2015 is set to be an important – and hopefully transformational – year for international development. Over the next 12 months countries around the world will come together to agree the development framework to replace the expiring Millennium Development Goals. Last month the UN Secretary General released his ‘Road to Dignity’ synthesis report, which outlines 17 goals and proposed framework that will form the basis for intergovernmental negotiations later this year. You can read Malaria Consortium’s response to this report here.
To compliment this process, 2015 has been designated European Year for Development. The aim of this campaign is to raise awareness of the EU’s role in international development, showcase Europe’s commitment to eradicating poverty and educate citizens about the importance of foreign aid. Throughout the year a range of events will be held across the 28 member countries of the EU to involve people in the debate around development and encourage their participation through volunteering. Furthermore, charities, universities and other stakeholders will share their success stories from the field to highlight the long-term impact that foreign aid can have through a range of media.
With numerous activities planned for 2015, it is therefore encouraging that at the start of the European Year for Development a new Eurobarometer survey indicates that international development and foreign aid is widely supported by EU citizens. 67 percent of people surveyed support increasing the EU’s aid budget, an increase of six percent compared to 2013. 74 percent believe that tackling poverty contributes to a more peaceful and equitable world and 64 percent of citizens believe that alleviating poverty should be a main priority of the EU. Health is considered to be the most important area of international aid by 39 percent of survey respondents, followed by peace and security (36 percent) and education (34 percent).
During this critical time for development, the European Year for Development offers us the opportunity to build on already high levels of public support and engage the people of Europe further about the importance of eradicating poverty, disease and inequality in this generation.
Each month during the European Year for Development has been assigned a theme – April is the month for ‘health’. Considering that EU citizens view health as the most important area of development, this offers an excellent opportunity to refocus EU attention upon the critical importance of tackling malaria, neglected tropical diseases and childhood illnesses, with World Malaria Day on 25th April providing the perfect occasion to do so. Malaria Consortium will be organising activities in Europe and across the world to widen the discussion about global efforts to eliminate malaria and engage European policy makers on how the EU can increase its role. All Malaria Consortium events and activities can be found listed in our new events calendar.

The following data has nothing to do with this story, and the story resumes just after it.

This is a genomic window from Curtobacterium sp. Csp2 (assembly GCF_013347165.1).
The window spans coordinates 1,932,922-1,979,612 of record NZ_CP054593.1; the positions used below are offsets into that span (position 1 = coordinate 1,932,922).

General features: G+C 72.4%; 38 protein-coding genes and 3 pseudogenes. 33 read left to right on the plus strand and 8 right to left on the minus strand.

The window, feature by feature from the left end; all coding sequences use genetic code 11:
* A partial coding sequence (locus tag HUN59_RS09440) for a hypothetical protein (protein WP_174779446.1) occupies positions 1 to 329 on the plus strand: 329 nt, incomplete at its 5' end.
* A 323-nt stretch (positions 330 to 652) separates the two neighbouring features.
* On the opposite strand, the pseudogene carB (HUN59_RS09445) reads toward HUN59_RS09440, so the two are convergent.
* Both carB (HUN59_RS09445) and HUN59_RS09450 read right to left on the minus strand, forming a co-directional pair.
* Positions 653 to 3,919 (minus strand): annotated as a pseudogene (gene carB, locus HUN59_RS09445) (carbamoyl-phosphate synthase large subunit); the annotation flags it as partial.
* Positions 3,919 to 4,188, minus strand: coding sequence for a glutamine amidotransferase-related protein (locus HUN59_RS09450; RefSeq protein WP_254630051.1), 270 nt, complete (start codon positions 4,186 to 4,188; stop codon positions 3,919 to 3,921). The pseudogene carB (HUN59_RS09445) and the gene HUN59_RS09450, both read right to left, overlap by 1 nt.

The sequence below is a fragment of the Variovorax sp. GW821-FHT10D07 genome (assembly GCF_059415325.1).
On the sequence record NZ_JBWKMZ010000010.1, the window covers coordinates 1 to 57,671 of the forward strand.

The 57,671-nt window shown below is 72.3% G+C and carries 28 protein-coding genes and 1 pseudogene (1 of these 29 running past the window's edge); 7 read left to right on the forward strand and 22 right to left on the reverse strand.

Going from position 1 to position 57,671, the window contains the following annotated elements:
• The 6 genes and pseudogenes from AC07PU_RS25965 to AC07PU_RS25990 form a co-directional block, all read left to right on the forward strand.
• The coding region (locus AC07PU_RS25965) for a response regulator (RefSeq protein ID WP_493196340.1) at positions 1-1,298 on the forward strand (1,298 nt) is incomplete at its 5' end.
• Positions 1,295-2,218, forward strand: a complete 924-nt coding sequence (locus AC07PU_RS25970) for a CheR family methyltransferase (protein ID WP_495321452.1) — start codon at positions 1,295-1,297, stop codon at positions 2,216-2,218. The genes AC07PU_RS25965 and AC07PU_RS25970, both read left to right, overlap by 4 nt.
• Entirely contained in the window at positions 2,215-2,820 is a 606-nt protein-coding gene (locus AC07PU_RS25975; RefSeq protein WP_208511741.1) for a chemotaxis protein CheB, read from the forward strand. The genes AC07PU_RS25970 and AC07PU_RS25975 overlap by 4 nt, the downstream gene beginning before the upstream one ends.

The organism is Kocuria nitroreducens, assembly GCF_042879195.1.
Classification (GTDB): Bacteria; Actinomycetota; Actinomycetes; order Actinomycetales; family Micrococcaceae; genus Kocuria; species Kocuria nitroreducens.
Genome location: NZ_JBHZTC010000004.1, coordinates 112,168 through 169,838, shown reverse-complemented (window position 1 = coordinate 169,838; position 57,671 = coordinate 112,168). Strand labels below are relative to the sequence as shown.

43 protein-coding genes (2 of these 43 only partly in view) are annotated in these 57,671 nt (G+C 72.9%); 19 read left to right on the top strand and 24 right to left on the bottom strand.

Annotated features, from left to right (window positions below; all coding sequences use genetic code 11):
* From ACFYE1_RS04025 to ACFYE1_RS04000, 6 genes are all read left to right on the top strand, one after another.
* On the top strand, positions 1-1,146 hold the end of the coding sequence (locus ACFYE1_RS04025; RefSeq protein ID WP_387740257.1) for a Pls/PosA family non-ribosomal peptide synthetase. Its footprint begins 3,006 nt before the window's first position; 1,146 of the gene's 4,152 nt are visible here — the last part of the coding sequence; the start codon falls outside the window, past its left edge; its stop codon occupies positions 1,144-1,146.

For more information about the European Year for Development, see the dedicated EU website. You can also follow the latest news and event information about the European Year for Development via Twitter, at @EYD2015.
Wanweena Tangsathianraphap, External Communications Officer for the Asia region, visited Ratchaburi province in Thailand to report on Malaria Consortium’s Positive Deviance project.
At the community centre in Bor Wee village, Ratchaburi province in the western part of Thailand, a group of 14 positive deviance volunteers were conducting a role play on how to protect oneself from a mosquito bite. A mosquito net had been hung up and a volunteer acting as a mother was encouraging her children to sleep under it. It is simple thing to do, but can yield great results for malaria prevention if the behaviour is adopted by all villagers in the community.
The threat of malaria still exists in Bor Wee village. When Malaria Consortium’s team spoke to the children who participated in the latest positive deviance session, two thirds of them said they had contracted the disease more than once and thought that malaria was just a mild illness, similar to a common cold.
Dao Horla, one of the community health volunteers, shared her story with us: “My child once had a fever from malaria. I had to walk five kilometres to take her to see the doctor at the nearest clinic. At that time, I did not even know what had happened to my girl. She had very high fever and cried from pain. I was so afraid I might lose her.”
Dao’s house is located near a stream and is built in the typical hill-tribe style, on the side of a hill with an open door and window. “I did not realise that I have to use a mosquito net to protect my children. They love to play outside near the stream, and they did not always sleep under the mosquito net. But since I learnt about malaria, I make sure they sleep under the net every night. I do not want them to get malaria or any other mosquito-borne diseases again,” said Dao. As a mother of five, she understood the pain and suffering children undergo because of malaria, and has now volunteered to learn more about the disease and to help raise awareness about malaria in her own community.